Does behaving yourself make you tired?

Lisa Liguori

What kinds of events feel most draining to you?

For me it’s a professional meeting where I need to dress up in uncomfortable business-casual attire and use good manners. 

Trying to act businesslike for hours and hours EXHAUSTS me! When the metaphorical bell rings at the end of the day, I hightail it out of there so I can trade my “appropriate” clothes for unrestrictive PJs. I find it exhilaratingly liberating to go from being “on” to just being

But I noticed that not everyone feels this way. I watch colleagues finish the same all-day meetings from which I cannot wait to escape, and choose to immediately re-congregate for a group dinner. Huh? How? From what source do these super-humans muster that kind of energy?

Are you in the camp that enjoys staying “in the mix,” or are you with me, leaving tire marks on the pavement as you speed toward the precious relief of solitude?

I started observing the “un-tireds” (as I now call them) who don’t get worn out from hours of behaving themselves. I also began “interviewing” myself about why I want to run from formal settings. I asked “How can the untireds and I have such different energy levels at the end of the day?”

I think it comes down to this… In social settings I burn a lot of energy worrying about how I am being perceived. Nonstop I wrestle with imposter syndrome. And that burns energy. Massive, massive, amounts of energy.

This was a big “a-ha” because if I can free up all of the bandwidth I use fretting about what people think of me, I will have lots more creative energy for problem solving, connecting with people, and yes, maybe even re-congregating for the post-meeting-social.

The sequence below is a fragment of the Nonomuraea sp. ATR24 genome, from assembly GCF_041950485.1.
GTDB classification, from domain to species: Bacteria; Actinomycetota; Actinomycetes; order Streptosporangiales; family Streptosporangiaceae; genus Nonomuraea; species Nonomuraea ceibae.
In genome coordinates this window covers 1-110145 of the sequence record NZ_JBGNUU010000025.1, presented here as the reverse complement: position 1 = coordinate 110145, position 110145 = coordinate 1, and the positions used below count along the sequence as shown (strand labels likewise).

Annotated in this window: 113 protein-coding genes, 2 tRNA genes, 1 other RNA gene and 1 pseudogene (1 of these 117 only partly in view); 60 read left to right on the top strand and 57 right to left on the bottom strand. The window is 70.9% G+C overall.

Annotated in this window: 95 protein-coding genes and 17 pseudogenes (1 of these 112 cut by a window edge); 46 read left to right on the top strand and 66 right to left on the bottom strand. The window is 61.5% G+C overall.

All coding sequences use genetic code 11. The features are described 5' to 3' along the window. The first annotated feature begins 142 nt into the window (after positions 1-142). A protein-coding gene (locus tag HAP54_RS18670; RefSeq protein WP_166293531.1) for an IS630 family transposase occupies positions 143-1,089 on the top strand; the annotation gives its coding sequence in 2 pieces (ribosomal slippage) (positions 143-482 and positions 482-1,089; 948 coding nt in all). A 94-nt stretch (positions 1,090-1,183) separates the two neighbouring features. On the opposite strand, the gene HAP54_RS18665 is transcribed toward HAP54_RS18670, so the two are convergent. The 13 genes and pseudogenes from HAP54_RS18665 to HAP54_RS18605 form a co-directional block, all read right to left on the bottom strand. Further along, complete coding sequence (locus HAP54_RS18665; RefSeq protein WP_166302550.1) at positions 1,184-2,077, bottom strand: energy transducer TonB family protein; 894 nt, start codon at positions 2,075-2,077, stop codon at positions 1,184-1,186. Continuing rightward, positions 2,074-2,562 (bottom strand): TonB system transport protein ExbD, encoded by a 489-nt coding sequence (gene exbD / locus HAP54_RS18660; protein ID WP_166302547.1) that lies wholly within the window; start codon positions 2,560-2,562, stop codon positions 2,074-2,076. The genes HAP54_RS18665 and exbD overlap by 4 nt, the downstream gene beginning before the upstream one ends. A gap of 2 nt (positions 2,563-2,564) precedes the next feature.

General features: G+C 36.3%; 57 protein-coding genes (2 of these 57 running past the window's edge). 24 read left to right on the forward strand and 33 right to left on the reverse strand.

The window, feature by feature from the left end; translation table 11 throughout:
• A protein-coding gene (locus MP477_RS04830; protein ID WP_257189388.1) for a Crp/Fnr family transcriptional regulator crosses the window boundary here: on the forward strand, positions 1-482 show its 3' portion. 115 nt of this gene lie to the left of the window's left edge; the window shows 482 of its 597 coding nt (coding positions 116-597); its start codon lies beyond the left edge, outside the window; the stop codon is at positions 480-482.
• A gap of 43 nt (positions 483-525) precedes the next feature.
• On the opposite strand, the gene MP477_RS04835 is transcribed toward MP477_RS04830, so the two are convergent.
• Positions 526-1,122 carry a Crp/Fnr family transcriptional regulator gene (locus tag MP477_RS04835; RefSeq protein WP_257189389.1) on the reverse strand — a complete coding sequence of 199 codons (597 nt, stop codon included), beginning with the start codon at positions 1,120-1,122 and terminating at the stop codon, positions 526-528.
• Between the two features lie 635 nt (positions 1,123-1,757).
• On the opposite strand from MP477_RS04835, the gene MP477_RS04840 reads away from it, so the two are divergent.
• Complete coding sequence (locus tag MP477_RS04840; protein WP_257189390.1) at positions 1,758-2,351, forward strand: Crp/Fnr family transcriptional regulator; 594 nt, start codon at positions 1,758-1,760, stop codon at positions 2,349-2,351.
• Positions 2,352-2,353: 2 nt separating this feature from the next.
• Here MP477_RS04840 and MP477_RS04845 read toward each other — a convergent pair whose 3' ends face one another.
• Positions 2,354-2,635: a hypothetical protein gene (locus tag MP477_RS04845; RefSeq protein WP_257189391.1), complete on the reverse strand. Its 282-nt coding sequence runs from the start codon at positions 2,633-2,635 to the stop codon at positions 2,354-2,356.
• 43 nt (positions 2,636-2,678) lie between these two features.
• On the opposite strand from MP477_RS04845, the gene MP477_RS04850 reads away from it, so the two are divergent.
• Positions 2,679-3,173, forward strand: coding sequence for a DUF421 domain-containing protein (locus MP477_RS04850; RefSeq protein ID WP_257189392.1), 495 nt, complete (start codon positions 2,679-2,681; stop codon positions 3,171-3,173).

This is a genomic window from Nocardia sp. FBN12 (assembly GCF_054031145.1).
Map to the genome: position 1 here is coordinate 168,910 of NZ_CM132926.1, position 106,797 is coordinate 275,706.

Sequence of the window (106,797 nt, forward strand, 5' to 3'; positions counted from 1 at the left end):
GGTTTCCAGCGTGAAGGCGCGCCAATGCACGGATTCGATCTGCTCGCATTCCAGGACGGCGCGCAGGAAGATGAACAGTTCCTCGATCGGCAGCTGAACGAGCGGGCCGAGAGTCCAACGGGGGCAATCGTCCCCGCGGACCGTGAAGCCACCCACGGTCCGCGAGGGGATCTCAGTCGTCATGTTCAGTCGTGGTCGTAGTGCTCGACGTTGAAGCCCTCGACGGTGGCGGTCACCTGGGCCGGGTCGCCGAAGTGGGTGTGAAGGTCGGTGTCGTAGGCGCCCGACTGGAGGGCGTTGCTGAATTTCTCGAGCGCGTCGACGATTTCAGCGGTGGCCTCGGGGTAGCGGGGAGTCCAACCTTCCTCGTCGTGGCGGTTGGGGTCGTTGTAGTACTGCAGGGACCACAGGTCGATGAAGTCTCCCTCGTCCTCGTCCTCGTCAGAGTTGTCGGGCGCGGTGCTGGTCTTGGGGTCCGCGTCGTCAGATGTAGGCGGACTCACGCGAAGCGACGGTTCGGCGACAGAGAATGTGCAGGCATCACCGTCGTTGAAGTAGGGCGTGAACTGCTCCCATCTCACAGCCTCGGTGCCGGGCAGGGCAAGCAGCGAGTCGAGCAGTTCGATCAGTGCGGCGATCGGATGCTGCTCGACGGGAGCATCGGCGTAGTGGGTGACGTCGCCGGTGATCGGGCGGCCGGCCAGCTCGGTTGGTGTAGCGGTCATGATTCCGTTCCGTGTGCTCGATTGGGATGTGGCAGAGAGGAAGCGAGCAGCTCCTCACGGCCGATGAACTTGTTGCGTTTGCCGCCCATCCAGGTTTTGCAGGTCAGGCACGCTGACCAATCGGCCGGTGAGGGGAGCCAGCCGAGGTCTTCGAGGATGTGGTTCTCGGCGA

Don’t get me wrong, my Old Navy pajama pants will forever be my favorite clothing item. And I believe some of us are introverted, drawing our energy from within; while others are extraverted and generate energy from the external world. I’m not talking about changing my core nature. But what I would love to shift is the energy I use up being self-conscious. I think that expenditure is a waste. I’d like to reclaim that energy through the relaxation and efficiency of being myself. 

I know deep down that being authentic is the only way to build solid relationships anyway. If I put on an act and people like me, all I know is that people like my act. Until I am “real” I don’t get to have the real me accepted.

So I’m working on ditching the act. And on that journey I met Ryan Foland, a friend who literally wrote the book called “Ditch the Act.” You can check it out here. It’s about how we try to present a rosy picture of ourselves. In doing so, we actually miss the chance to present our BEST selves, which, ironically, would connect us with others.

This is also why I started the Advice Column podcast. I’m drawn in when someone shares their story openly. I want you and I to both have the chance to grow from hearing people share their stories authenticity. So I’m collecting these “real” conversations, organizing them by topic, and packaging them into a podcast.

You can put on your most comfortable pair of pajama pants and listen to the latest episode here

Lots of love,


PS – What’s your most comfy item of clothing? I’d love to hear!


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